After a hearing on defendants’ motions for summary judgment, the trial court concluded that this action did not fall within the Act and granted summary judgment in favor of defendants on the counts alleging a violation of the Act. Miller contends the trial court erred in doing so because, at the time of injury, he was on a temporary support performing an activity covered by the Act.

A trial court should grant summary judgment when the pleadings, depositions, and affidavits show that (1) no genuine issue of material fact exists, and (2) the moving party is entitled to judgment as a matter of law. (Vuletich v. United States Steel Corp. (1987), 117 Ill. 2d 417, 421, 512 N.E.2d 1223, 1224; Tracy v. Montgomery Ward & Co. (1990), 193 Ill. App. 3d 304, 307, 549 N.E.2d 984, 986; see also Ill. Rev. Stat. 1989, ch. 110, par. 2 — 1005.) Summary judgment in cases brought under the Act is appropriate "where the material facts are not in dispute and the controversy is over the proper construction of the *** Act and whether the facts sustain a cause of action.” St. John v. City of Naperville (1982), 108 Ill. App. 3d 519, 524, 439 N.E.2d 12, 16.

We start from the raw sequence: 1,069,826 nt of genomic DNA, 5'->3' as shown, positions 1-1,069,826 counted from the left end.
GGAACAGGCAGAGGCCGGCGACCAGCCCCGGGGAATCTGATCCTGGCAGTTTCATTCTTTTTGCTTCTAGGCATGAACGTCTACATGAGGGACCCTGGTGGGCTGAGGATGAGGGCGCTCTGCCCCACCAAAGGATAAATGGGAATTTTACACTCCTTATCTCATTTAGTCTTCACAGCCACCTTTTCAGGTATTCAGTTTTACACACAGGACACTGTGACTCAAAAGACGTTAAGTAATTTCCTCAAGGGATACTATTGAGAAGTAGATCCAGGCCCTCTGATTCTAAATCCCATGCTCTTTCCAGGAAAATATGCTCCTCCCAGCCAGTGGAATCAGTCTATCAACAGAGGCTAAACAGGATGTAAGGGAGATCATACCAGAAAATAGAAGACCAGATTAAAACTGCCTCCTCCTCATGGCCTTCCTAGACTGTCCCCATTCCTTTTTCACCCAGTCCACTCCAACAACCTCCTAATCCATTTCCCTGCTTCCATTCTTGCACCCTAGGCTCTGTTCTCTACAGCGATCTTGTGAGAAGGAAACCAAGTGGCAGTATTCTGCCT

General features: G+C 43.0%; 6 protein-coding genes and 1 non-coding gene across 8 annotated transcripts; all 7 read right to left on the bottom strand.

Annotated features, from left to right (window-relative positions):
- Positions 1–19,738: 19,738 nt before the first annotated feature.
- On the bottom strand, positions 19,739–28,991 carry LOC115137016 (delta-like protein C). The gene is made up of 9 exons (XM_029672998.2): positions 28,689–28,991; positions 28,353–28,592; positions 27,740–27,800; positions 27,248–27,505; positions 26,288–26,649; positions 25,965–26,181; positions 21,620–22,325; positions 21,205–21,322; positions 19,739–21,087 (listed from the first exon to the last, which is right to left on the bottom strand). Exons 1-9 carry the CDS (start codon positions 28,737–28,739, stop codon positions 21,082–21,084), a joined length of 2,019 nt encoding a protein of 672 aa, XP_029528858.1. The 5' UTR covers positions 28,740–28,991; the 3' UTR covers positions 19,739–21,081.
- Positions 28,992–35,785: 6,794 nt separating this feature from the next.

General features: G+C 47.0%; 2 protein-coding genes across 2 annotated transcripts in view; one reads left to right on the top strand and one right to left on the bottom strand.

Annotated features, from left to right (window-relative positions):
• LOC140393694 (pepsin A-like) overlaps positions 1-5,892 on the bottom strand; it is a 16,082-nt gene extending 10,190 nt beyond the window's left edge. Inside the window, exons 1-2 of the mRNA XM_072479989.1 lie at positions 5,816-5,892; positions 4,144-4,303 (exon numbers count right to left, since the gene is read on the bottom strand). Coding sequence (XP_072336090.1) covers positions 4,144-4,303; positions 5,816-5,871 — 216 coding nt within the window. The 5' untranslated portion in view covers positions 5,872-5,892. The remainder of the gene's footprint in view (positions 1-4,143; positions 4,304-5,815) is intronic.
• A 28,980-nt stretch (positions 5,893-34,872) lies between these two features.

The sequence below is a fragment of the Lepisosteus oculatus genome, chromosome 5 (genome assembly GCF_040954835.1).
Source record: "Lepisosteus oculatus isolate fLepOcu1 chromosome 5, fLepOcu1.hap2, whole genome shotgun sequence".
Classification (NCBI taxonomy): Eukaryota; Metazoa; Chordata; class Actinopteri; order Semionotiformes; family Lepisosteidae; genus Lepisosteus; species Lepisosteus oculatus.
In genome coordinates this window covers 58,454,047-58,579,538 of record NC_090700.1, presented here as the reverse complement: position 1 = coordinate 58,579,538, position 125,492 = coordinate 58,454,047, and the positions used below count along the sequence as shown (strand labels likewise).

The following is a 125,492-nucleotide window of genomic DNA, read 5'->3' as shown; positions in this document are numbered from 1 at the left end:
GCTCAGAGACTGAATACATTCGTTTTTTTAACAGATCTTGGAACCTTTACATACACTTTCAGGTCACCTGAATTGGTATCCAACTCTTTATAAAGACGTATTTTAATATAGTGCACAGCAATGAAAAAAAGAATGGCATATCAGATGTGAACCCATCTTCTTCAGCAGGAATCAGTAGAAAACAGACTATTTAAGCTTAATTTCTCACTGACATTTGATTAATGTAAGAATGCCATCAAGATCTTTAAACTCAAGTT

To sustain a cause of action under the Act, the plaintiff must establish the following elements: (1) he was involved in a construction activity covered by the Act; (2) the activity took place on a structure covered by the Act; (3) a scaffold or similar device defined by the Act was being used; (4) the device was unsafe or not safely placed; (5) the unsafe condition proximately caused the injury; (6) the defendant was in charge of the work; and (7) the defendant willfully violated the Act. (Cockrum v. Kajima International, Inc. (1993), 243 Ill. App. 3d 402, 410, 610 N.E.2d 1373, 1378.) The purpose of the Act is to prevent injuries to persons involved in hazardous activities during structural work, such as erecting, repairing, altering, painting, or removing buildings or other structures. Although the courts should construe the Act liberally to achieve this purpose, the Act is not intended to cover all construction activities or all injuries that happen to occur at a construction site. Vuletich, 117 Ill. 2d at 422, 512 N.E.2d at 1224.